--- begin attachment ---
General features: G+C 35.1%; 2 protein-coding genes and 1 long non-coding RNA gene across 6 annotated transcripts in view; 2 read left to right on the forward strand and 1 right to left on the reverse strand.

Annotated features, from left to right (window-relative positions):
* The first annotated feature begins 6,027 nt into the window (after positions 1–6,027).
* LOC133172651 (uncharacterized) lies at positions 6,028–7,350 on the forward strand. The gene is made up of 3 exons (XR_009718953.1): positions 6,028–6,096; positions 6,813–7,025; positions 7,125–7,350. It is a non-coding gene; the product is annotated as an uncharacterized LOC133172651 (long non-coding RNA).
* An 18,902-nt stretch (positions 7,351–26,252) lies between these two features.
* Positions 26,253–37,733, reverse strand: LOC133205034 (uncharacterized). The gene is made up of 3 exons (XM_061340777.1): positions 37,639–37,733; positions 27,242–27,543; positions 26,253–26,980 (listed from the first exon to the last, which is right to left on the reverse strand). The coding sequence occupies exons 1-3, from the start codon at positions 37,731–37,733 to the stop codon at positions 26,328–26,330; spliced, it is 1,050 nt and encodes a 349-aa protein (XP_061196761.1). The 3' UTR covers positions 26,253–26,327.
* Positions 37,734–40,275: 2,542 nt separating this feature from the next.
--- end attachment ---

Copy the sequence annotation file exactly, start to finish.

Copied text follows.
General features: G+C 35.1%; 2 protein-coding genes and 1 long non-coding RNA gene across 6 annotated transcripts in view; 2 read left to right on the forward strand and 1 right to left on the reverse strand.

Annotated features, from left to right (window-relative positions):
* The first annotated feature begins 6,027 nt into the window (after positions 1–6,027).
* LOC133172651 (uncharacterized) lies at positions 6,028–7,350 on the forward strand. The gene is made up of 3 exons (XR_009718953.1): positions 6,028–6,096; positions 6,813–7,025; positions 7,125–7,350. It is a non-coding gene; the product is annotated as an uncharacterized LOC133172651 (long non-coding RNA).
* An 18,902-nt stretch (positions 7,351–26,252) lies between these two features.
* Positions 26,253–37,733, reverse strand: LOC133205034 (uncharacterized). The gene is made up of 3 exons (XM_061340777.1): positions 37,639–37,733; positions 27,242–27,543; positions 26,253–26,980 (listed from the first exon to the last, which is right to left on the reverse strand). The coding sequence occupies exons 1-3, from the start codon at positions 37,731–37,733 to the stop codon at positions 26,328–26,330; spliced, it is 1,050 nt and encodes a 349-aa protein (XP_061196761.1). The 3' UTR covers positions 26,253–26,327.
* Positions 37,734–40,275: 2,542 nt separating this feature from the next.